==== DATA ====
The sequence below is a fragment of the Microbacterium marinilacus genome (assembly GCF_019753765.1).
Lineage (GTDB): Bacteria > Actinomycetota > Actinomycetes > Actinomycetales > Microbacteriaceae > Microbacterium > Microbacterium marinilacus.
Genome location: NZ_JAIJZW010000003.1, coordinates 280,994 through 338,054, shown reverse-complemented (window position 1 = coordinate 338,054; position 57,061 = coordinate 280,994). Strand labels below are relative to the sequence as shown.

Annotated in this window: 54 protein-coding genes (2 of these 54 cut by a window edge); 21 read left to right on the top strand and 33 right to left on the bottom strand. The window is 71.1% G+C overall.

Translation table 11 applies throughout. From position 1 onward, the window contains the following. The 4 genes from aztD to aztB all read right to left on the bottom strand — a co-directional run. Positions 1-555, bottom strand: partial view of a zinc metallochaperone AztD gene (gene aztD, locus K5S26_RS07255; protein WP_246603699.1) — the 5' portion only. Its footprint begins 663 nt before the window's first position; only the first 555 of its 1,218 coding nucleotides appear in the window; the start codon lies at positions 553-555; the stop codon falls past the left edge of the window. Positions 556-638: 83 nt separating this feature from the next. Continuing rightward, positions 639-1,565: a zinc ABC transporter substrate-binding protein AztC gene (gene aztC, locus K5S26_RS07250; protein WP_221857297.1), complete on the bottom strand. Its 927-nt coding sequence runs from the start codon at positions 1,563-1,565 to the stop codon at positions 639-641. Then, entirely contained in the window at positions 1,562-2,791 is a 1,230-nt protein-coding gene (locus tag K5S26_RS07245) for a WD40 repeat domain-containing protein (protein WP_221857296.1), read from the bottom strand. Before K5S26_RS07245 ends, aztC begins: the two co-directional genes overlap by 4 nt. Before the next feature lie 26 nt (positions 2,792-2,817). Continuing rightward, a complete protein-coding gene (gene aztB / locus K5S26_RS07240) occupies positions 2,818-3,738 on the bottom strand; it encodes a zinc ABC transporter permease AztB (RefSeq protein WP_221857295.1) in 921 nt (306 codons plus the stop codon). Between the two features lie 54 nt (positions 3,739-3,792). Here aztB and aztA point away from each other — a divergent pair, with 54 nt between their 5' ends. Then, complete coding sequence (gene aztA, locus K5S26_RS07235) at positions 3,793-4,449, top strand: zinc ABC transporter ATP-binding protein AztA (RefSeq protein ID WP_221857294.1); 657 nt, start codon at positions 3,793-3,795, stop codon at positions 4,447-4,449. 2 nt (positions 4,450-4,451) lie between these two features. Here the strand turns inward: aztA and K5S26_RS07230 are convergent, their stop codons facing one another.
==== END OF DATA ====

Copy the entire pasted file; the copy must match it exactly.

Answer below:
The sequence below is a fragment of the Microbacterium marinilacus genome (assembly GCF_019753765.1).
Lineage (GTDB): Bacteria > Actinomycetota > Actinomycetes > Actinomycetales > Microbacteriaceae > Microbacterium > Microbacterium marinilacus.
Genome location: NZ_JAIJZW010000003.1, coordinates 280,994 through 338,054, shown reverse-complemented (window position 1 = coordinate 338,054; position 57,061 = coordinate 280,994). Strand labels below are relative to the sequence as shown.

Annotated in this window: 54 protein-coding genes (2 of these 54 cut by a window edge); 21 read left to right on the top strand and 33 right to left on the bottom strand. The window is 71.1% G+C overall.

Translation table 11 applies throughout. From position 1 onward, the window contains the following. The 4 genes from aztD to aztB all read right to left on the bottom strand — a co-directional run. Positions 1-555, bottom strand: partial view of a zinc metallochaperone AztD gene (gene aztD, locus K5S26_RS07255; protein WP_246603699.1) — the 5' portion only. Its footprint begins 663 nt before the window's first position; only the first 555 of its 1,218 coding nucleotides appear in the window; the start codon lies at positions 553-555; the stop codon falls past the left edge of the window. Positions 556-638: 83 nt separating this feature from the next. Continuing rightward, positions 639-1,565: a zinc ABC transporter substrate-binding protein AztC gene (gene aztC, locus K5S26_RS07250; protein WP_221857297.1), complete on the bottom strand. Its 927-nt coding sequence runs from the start codon at positions 1,563-1,565 to the stop codon at positions 639-641. Then, entirely contained in the window at positions 1,562-2,791 is a 1,230-nt protein-coding gene (locus tag K5S26_RS07245) for a WD40 repeat domain-containing protein (protein WP_221857296.1), read from the bottom strand. Before K5S26_RS07245 ends, aztC begins: the two co-directional genes overlap by 4 nt. Before the next feature lie 26 nt (positions 2,792-2,817). Continuing rightward, a complete protein-coding gene (gene aztB / locus K5S26_RS07240) occupies positions 2,818-3,738 on the bottom strand; it encodes a zinc ABC transporter permease AztB (RefSeq protein WP_221857295.1) in 921 nt (306 codons plus the stop codon). Between the two features lie 54 nt (positions 3,739-3,792). Here aztB and aztA point away from each other — a divergent pair, with 54 nt between their 5' ends. Then, complete coding sequence (gene aztA, locus K5S26_RS07235) at positions 3,793-4,449, top strand: zinc ABC transporter ATP-binding protein AztA (RefSeq protein ID WP_221857294.1); 657 nt, start codon at positions 3,793-3,795, stop codon at positions 4,447-4,449. 2 nt (positions 4,450-4,451) lie between these two features. Here the strand turns inward: aztA and K5S26_RS07230 are convergent, their stop codons facing one another.